If you’re one of more than 25 million Americans collecting unemployment benefits, you won’t see additional aid until after the election — at the earliest.
In the heat of negotiations with lawmakers over a second stimulus package, President Donald Trump first called off stimulus talks entirely. Then, he specified he would support a standalone bill that authorizes another round of $1,200 stimulus payments but not a broader package that includes aid to those who are out of work.
“I have instructed my representatives to stop negotiating until after the election,” the president tweeted in the afternoon of Oct. 6. Later that evening, he said in another tweet that he supports a bill for stimulus payments only: “I am ready to sign right now.”
Simply put: $1,200 stimulus checks are still on the table. Extra jobless benefits are not.
Where Does That Leave Unemployment Benefits?
The two parties have been deadlocked in stimulus negotiations for months. The July 31 expiration date of the popular $600-per-week boost to unemployment payments brought them to the table initially, but talks fizzled out.
As a stopgap measure, the president authorized the Lost Wages Assistance program by executive order on Aug. 8. That program used federal money to boost some people’s unemployment checks by $300 per week.
The LWA program expired on Sept. 5, technically, though some states are still struggling to get the money into people’s pockets. In most cases, states ended up paying out retroactively. The program also left out nearly 1 million jobless Americans who were eligible for the previous $600 boost.
Didn’t see those $300-per-week additional payments? Here’s why you may have been left out of the Lost Wages Assistance program.
With both extra payment programs expired, you’re left with your basic unemployment benefit for the foreseeable future. Depending on where you live, weekly payments vary widely.
Average state-level Unemployment Insurance payments range from $180 in Louisiana to $449 in Hawaii, according to the Department of Labor. The national average is $305 per week. If you’re on Pandemic Unemployment Assistance, you receive at least half of that: between $90 and $224.
Say negotiations restart after the elections. Recent proposals suggest weekly unemployment could be boosted by $450 to $600 per week. Though that’s far from a given, and it could be a long time before additional aid hits your bank account.
That’s because lawmakers are still deadlocked. Negotiations aren’t expected to resume until some time after Nov. 3.
What You Can Do in the Meantime
The best course of action is to make a concrete plan that will allow you to move forward, regardless of what happens in Washington.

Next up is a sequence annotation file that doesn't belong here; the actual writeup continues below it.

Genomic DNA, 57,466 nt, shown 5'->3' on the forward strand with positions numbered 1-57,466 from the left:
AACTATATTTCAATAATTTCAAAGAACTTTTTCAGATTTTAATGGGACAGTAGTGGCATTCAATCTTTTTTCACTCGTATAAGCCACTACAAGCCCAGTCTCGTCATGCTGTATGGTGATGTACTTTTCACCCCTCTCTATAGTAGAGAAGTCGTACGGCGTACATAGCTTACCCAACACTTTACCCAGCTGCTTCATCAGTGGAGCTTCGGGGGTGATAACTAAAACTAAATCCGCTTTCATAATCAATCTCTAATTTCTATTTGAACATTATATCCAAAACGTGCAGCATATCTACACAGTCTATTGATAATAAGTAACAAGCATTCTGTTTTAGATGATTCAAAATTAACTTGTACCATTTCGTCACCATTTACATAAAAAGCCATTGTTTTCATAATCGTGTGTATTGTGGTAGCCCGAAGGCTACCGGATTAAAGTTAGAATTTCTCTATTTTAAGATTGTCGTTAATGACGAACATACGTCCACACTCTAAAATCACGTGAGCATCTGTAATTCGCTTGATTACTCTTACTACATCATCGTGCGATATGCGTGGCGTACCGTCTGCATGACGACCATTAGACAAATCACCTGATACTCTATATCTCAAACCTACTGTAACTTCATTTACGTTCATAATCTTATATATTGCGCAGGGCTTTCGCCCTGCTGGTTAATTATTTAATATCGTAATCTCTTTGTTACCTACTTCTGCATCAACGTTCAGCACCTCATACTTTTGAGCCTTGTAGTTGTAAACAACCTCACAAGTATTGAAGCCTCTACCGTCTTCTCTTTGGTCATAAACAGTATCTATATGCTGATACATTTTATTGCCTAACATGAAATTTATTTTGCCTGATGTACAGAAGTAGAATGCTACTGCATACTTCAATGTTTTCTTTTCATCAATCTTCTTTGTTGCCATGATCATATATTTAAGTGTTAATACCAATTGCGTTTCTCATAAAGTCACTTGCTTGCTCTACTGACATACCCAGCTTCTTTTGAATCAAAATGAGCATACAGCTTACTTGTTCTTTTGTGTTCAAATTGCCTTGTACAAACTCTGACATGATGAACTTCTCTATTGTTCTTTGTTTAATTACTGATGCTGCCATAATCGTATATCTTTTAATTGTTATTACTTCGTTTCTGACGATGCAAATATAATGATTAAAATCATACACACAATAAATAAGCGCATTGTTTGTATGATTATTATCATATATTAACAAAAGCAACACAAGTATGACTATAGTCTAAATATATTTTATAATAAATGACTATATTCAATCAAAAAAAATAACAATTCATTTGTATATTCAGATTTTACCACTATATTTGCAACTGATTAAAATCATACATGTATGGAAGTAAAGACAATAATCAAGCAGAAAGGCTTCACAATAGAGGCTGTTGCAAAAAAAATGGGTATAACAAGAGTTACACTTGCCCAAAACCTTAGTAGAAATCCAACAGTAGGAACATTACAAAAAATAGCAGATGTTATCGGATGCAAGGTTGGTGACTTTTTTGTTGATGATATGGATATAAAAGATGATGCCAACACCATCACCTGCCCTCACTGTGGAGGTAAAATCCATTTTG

Here are five steps you can take:
- Check to see if you’re safe from eviction. In early September, the CDC barred most landlords from pursuing evictions through the end of the year to curb the spread of the coronavirus. The CDC’s eviction moratorium covers a lot of people but not everyone — and it does not mean that your rent is forgiven. To help with that, most states have pandemic rental assistance programs in place.
- Reach out to your creditors and landlord. Financial hardship may qualify you for programs to pause or reduce your payments such as an income-driven repayment plan or deferment or forbearance for student loans. Consider negotiating with your landlord if you can’t pay rent and/or if moratoriums don’t apply to you.
- Extend your unemployment benefits. Most states offer Unemployment Insurance payments for 26 weeks. If you were approved early on in the pandemic, your benefits may be expiring soon. The good news is that the CARES Act provided a 13-week extension funded by the federal government. Here’s how the UI extension works.
- Consider seasonal employment. It’s peak hiring season, and many major employers are still recruiting en masse. The Penny Hoarder tallied more than 500,000 seasonal jobs open. Even part-time seasonal employment can net you more than the average weekly unemployment payment alone — as several seasonal employers implemented $15 minimum wages this year.
- Once you get some money coming in, launch a more judicious job hunt for a job you truly want. With a seasonal job covering your necessities, you might find it’s the perfect time to test out a business idea or side hustle. And if you want a more traditional job, use this time to brush up your resume, put some feelers out in your network – or learn an entirely new, in-demand skill set. Remote work is always a good idea, and our Work-From-Home Jobs Portal can help find a solid job.
This was originally published on The Penny Hoarder, a personal finance website that empowers millions of readers nationwide to make smart decisions with their money through actionable and inspirational advice, and resources about how to make, save and manage money.